Epicurious Eating: RICE
The four E’s
Published Thursday, 12-Nov-2009 in issue 1142
To the average patron of RICE at the W Hotel, the absence of gluten across the menu goes largely unnoticed. Yet for the relatively small population of people afflicted with celiac disease or dermatitis herpetiformis, Chef Rocio Varela shelters them from an array of intestinally damaging foods such as pasta, roux thickeners, gravies and anything wheat-based.
Dishes take on additional character in a masterful fusion of Latin, French and Asian, as Varela draws upon her Puerto Rican roots and formal French training to fulfill four meal categories: Embark, explore, enlighten and end-dulge. In the succession, portion sizes graduate and conclude with impressive homemade desserts that include coconut panna cotta adorned with strawberry-tequila compote and chunky carrot cake slathered in cream cheese semifreddo. The latter is not gluten-free.
Varela, who developed an adversity to gluten as an adult – and since misses pizza the most – makes a couple other exceptions for allowing gluten into her dishes. The beefiest filet mignon I’ve had in years, for instance, is glazed in an Indonesian-style “ketchup” containing soy, a big no-no among the gluten intolerants. Varela is currently shopping for gluten-free soy sauce, which hopefully won’t alter the superior tang of the glaze that popped also with garlic and ginger. Another entrée, pan-seared salmon is brushed in fruit glaze containing soy as well.
Among our favorites from “embark” and “explore” was carrot red miso soup served in a similar ceremonial fashion that I came to enjoy at the former Better Half Bistro. The bowls arrive at the table with only the dry ingredients sitting at the bottom – in this case excellent crispy tofu, sliced green onions and diced carrots. From an iron kettle, we poured over them the liquid spiked with ginger oil, which played deliciously to the fermented flavor of the miso.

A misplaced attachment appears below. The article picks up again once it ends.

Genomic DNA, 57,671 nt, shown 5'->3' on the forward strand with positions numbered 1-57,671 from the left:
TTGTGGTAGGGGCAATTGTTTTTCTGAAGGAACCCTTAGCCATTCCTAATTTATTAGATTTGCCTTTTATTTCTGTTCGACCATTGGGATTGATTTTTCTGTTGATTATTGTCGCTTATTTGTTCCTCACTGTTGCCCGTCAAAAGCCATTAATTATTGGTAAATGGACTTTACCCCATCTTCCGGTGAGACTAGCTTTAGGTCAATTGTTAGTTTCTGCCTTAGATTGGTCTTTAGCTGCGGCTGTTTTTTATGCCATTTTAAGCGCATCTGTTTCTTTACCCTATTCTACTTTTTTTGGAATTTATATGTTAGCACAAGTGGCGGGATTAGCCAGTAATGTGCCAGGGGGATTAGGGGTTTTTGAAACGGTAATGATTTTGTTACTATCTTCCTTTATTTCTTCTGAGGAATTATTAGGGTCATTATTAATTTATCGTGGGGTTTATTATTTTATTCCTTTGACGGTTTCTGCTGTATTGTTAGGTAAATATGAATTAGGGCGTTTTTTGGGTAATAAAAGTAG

Appealing for their simplicity were skewers of juicy, unadorned flank steak served with sweet potato fries. The plate easily feeds two, as does a strawberry-avocado salad with fruit tasting so unnaturally fresh for this time of year, that it left us yearning for summer. I later asked Varela if the berries were perhaps macerated. Nada. The secret to their divine sweetness, she revealed, was the raspberry vinaigrette hitting them.
Salted cod salad served over mashed, fried plantains was also lovely, the fish not over-salted, yet able to stimulate the flavors of super-fresh tomatoes and cubed avocado strewn throughout. As for the butter lettuce salad with sliced sea scallops fanned out over the leaves, the bivalves were devoid of their oceanic sweetness and way too bland in their semi-seared preparation. A modicum of sofrito was the tastiest component on the plate. It’s a traditional Puerto Rican puree of various bell peppers and tomatoes.
Varela also caters favorably to vegetarians, as proven in a trio of side dishes from meat courses that she assembled for my companion. We went gaga over the meticulously layered potato-gorgonzola gratin that normally accompanies the filet. In it were three different spuds: sweet, Yukon and purple. Coconut curry rice cake is a unique creation coiled in Chinese long beans. It’s borrowed from the salmon entrée. The third item, a South American bread made of corn, formed the perfect base for raw baby spinach drizzled in honey-garlic vinaigrette. Carnivores here get it with half-roasted chicken.
Cooking for people with special dietary needs makes Varela a champion of presentation and flavor profiling. She teaches us that we can fill up on dishes omitting flour and popular sauces without giving it much of a second thought. Her culinary style has indeed helped usher in a new identity for the restaurant, which had seemingly fallen off the map for a while amid rumors that the W Hotel was closing.
The redesigned RICE is smaller, cozier and less trendy feeling compared to when it first opened several years ago. Still situated on the hotel’s ground level, there is no host station or anyone appointed to greet you if entering directly from the street. When the minimal wait staff on duty that evening became preoccupied in the kitchen, they missed the arrivals of two different parties, thus prompting us to tell them, “hold tight.” Not even a bartender was available to assist, as the bar sat unattended throughout our entire visit. Wait service is efficient once you’re seated. It just needs a better frontline approach so that customers don’t slip away and miss out on some very original cooking.